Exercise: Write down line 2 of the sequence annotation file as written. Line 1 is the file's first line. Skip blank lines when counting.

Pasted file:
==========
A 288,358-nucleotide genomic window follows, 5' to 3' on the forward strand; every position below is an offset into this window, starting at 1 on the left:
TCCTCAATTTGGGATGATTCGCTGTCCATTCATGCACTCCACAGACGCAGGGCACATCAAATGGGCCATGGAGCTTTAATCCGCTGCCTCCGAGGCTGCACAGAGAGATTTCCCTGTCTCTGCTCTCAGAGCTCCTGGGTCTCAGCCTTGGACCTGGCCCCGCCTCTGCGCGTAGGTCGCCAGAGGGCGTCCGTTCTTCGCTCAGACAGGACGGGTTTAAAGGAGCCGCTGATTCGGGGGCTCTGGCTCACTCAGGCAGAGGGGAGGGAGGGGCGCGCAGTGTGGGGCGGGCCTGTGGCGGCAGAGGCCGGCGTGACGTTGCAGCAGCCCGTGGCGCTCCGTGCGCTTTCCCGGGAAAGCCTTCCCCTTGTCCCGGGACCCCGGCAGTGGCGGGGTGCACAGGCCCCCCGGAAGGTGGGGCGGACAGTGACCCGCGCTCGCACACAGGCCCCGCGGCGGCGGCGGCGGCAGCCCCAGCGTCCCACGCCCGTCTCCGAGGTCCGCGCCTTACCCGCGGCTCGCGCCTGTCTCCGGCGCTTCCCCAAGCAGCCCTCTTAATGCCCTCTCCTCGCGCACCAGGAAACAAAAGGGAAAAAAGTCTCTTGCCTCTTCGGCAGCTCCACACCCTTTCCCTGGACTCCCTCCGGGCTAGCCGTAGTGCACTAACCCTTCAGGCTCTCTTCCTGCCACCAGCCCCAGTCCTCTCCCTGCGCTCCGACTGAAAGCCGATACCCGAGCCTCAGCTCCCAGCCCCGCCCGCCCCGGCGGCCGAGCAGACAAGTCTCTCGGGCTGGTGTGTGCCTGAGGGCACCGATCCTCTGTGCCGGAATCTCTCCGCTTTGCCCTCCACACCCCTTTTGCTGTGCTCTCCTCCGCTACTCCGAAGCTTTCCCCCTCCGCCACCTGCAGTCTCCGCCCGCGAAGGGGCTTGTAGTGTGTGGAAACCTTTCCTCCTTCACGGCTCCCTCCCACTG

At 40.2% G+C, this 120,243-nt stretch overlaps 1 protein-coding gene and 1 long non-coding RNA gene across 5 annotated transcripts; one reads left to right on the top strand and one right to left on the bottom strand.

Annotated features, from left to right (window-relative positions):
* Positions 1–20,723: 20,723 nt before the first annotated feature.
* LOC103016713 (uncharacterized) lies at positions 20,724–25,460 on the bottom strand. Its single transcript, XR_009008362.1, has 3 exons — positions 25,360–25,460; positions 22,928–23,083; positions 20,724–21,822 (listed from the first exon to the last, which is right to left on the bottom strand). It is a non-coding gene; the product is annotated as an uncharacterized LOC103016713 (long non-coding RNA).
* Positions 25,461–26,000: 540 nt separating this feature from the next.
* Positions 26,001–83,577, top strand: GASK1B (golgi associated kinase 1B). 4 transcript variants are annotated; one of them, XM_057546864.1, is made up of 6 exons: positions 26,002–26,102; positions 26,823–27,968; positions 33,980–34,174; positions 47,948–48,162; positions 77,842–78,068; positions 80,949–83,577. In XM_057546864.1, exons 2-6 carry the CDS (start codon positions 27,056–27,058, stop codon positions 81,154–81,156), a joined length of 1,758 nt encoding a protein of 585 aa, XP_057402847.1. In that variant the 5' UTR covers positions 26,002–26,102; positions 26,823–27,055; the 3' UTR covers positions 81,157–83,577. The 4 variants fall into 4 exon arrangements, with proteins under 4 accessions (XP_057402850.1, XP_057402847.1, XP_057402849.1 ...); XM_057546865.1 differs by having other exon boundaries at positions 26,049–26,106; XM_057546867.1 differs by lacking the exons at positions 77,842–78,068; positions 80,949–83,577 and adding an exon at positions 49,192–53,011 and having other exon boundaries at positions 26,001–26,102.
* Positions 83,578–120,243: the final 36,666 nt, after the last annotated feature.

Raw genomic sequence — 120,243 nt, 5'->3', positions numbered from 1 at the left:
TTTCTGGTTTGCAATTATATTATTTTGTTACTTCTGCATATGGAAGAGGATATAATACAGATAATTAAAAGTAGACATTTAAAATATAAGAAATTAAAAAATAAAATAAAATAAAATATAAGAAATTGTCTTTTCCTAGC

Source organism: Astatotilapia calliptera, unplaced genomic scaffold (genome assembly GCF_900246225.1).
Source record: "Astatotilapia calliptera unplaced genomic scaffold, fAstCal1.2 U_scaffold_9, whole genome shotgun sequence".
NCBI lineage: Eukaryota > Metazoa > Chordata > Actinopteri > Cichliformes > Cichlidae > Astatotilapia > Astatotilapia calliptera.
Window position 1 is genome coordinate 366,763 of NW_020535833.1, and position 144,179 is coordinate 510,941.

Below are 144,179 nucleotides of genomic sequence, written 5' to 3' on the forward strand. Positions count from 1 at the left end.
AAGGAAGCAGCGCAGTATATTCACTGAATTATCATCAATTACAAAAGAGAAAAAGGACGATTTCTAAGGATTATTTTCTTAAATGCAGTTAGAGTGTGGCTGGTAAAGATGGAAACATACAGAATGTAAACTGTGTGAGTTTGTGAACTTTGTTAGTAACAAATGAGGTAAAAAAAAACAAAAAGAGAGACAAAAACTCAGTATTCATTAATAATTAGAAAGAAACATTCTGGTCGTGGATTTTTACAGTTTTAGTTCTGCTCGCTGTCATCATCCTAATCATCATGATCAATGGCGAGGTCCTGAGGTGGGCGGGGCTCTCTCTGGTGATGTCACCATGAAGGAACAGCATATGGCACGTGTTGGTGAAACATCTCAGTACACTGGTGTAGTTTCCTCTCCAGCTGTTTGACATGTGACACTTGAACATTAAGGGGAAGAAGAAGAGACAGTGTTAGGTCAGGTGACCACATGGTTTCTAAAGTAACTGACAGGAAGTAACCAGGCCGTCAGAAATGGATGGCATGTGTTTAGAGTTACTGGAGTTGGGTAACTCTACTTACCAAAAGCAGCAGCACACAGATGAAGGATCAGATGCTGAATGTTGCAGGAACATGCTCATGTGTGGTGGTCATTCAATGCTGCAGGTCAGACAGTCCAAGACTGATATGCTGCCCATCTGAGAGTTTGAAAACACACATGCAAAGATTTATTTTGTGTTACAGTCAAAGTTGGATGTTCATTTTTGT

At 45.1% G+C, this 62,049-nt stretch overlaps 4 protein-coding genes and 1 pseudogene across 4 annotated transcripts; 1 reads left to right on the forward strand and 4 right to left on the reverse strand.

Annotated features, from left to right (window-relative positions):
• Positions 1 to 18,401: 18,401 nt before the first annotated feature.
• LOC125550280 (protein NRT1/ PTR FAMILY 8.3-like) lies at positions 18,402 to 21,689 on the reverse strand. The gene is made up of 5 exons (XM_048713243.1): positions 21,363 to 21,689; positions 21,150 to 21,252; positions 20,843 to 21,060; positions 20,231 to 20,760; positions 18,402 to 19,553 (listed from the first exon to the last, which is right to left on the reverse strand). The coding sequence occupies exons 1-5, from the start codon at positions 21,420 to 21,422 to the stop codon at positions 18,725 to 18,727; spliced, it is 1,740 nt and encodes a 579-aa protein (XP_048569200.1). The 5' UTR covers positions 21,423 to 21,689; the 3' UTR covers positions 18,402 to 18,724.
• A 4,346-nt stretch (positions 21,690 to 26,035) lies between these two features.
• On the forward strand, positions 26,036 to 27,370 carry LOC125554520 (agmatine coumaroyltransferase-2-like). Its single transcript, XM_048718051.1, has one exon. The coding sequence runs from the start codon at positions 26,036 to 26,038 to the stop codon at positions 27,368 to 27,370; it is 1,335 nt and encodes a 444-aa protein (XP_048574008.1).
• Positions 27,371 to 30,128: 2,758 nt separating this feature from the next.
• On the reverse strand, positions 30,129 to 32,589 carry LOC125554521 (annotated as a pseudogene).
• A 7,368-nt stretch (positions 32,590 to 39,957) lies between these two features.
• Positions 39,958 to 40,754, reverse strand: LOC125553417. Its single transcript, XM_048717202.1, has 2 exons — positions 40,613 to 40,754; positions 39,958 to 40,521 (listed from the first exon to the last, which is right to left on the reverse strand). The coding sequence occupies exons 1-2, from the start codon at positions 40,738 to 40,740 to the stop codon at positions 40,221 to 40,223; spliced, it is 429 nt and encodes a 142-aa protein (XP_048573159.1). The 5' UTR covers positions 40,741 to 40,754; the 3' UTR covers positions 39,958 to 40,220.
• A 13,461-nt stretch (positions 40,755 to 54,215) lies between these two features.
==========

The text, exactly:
TCCTCAATTTGGGATGATTCGCTGTCCATTCATGCACTCCACAGACGCAGGGCACATCAAATGGGCCATGGAGCTTTAATCCGCTGCCTCCGAGGCTGCACAGAGAGATTTCCCTGTCTCTGCTCTCAGAGCTCCTGGGTCTCAGCCTTGGACCTGGCCCCGCCTCTGCGCGTAGGTCGCCAGAGGGCGTCCGTTCTTCGCTCAGACAGGACGGGTTTAAAGGAGCCGCTGATTCGGGGGCTCTGGCTCACTCAGGCAGAGGGGAGGGAGGGGCGCGCAGTGTGGGGCGGGCCTGTGGCGGCAGAGGCCGGCGTGACGTTGCAGCAGCCCGTGGCGCTCCGTGCGCTTTCCCGGGAAAGCCTTCCCCTTGTCCCGGGACCCCGGCAGTGGCGGGGTGCACAGGCCCCCCGGAAGGTGGGGCGGACAGTGACCCGCGCTCGCACACAGGCCCCGCGGCGGCGGCGGCGGCAGCCCCAGCGTCCCACGCCCGTCTCCGAGGTCCGCGCCTTACCCGCGGCTCGCGCCTGTCTCCGGCGCTTCCCCAAGCAGCCCTCTTAATGCCCTCTCCTCGCGCACCAGGAAACAAAAGGGAAAAAAGTCTCTTGCCTCTTCGGCAGCTCCACACCCTTTCCCTGGACTCCCTCCGGGCTAGCCGTAGTGCACTAACCCTTCAGGCTCTCTTCCTGCCACCAGCCCCAGTCCTCTCCCTGCGCTCCGACTGAAAGCCGATACCCGAGCCTCAGCTCCCAGCCCCGCCCGCCCCGGCGGCCGAGCAGACAAGTCTCTCGGGCTGGTGTGTGCCTGAGGGCACCGATCCTCTGTGCCGGAATCTCTCCGCTTTGCCCTCCACACCCCTTTTGCTGTGCTCTCCTCCGCTACTCCGAAGCTTTCCCCCTCCGCCACCTGCAGTCTCCGCCCGCGAAGGGGCTTGTAGTGTGTGGAAACCTTTCCTCCTTCACGGCTCCCTCCCACTG